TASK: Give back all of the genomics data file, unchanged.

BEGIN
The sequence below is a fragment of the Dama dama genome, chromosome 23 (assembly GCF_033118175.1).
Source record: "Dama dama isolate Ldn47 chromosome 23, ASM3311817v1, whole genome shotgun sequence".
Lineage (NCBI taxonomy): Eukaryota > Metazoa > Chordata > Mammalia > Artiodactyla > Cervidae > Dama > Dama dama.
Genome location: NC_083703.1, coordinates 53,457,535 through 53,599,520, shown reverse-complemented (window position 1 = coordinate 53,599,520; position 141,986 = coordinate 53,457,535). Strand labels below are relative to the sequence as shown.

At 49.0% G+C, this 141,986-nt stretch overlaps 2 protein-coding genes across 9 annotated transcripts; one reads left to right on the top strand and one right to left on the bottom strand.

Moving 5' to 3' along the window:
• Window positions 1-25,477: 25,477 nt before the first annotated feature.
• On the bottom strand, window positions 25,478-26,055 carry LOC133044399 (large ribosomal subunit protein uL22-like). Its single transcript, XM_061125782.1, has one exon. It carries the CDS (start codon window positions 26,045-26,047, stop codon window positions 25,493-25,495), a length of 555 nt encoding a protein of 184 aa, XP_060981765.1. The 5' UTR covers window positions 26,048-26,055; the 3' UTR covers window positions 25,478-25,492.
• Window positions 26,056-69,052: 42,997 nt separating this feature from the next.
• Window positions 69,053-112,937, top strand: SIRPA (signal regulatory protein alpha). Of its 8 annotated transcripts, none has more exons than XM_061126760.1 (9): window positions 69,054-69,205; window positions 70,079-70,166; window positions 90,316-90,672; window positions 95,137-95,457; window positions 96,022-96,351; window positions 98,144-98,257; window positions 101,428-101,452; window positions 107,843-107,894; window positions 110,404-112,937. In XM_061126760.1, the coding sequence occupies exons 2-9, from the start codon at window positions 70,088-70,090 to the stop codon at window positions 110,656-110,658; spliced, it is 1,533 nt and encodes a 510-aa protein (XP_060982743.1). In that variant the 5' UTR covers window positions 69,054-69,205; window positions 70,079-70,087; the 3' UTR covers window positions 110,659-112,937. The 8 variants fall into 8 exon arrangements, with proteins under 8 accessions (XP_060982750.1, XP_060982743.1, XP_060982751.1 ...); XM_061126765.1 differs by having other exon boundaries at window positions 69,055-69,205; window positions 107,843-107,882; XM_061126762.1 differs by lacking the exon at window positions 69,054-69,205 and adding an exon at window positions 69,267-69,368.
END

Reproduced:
The sequence below is a fragment of the Dama dama genome, chromosome 23 (assembly GCF_033118175.1).
Source record: "Dama dama isolate Ldn47 chromosome 23, ASM3311817v1, whole genome shotgun sequence".
Lineage (NCBI taxonomy): Eukaryota > Metazoa > Chordata > Mammalia > Artiodactyla > Cervidae > Dama > Dama dama.
Genome location: NC_083703.1, coordinates 53,457,535 through 53,599,520, shown reverse-complemented (window position 1 = coordinate 53,599,520; position 141,986 = coordinate 53,457,535). Strand labels below are relative to the sequence as shown.

At 49.0% G+C, this 141,986-nt stretch overlaps 2 protein-coding genes across 9 annotated transcripts; one reads left to right on the top strand and one right to left on the bottom strand.

Moving 5' to 3' along the window:
• Window positions 1-25,477: 25,477 nt before the first annotated feature.
• On the bottom strand, window positions 25,478-26,055 carry LOC133044399 (large ribosomal subunit protein uL22-like). Its single transcript, XM_061125782.1, has one exon. It carries the CDS (start codon window positions 26,045-26,047, stop codon window positions 25,493-25,495), a length of 555 nt encoding a protein of 184 aa, XP_060981765.1. The 5' UTR covers window positions 26,048-26,055; the 3' UTR covers window positions 25,478-25,492.
• Window positions 26,056-69,052: 42,997 nt separating this feature from the next.
• Window positions 69,053-112,937, top strand: SIRPA (signal regulatory protein alpha). Of its 8 annotated transcripts, none has more exons than XM_061126760.1 (9): window positions 69,054-69,205; window positions 70,079-70,166; window positions 90,316-90,672; window positions 95,137-95,457; window positions 96,022-96,351; window positions 98,144-98,257; window positions 101,428-101,452; window positions 107,843-107,894; window positions 110,404-112,937. In XM_061126760.1, the coding sequence occupies exons 2-9, from the start codon at window positions 70,088-70,090 to the stop codon at window positions 110,656-110,658; spliced, it is 1,533 nt and encodes a 510-aa protein (XP_060982743.1). In that variant the 5' UTR covers window positions 69,054-69,205; window positions 70,079-70,087; the 3' UTR covers window positions 110,659-112,937. The 8 variants fall into 8 exon arrangements, with proteins under 8 accessions (XP_060982750.1, XP_060982743.1, XP_060982751.1 ...); XM_061126765.1 differs by having other exon boundaries at window positions 69,055-69,205; window positions 107,843-107,882; XM_061126762.1 differs by lacking the exon at window positions 69,054-69,205 and adding an exon at window positions 69,267-69,368.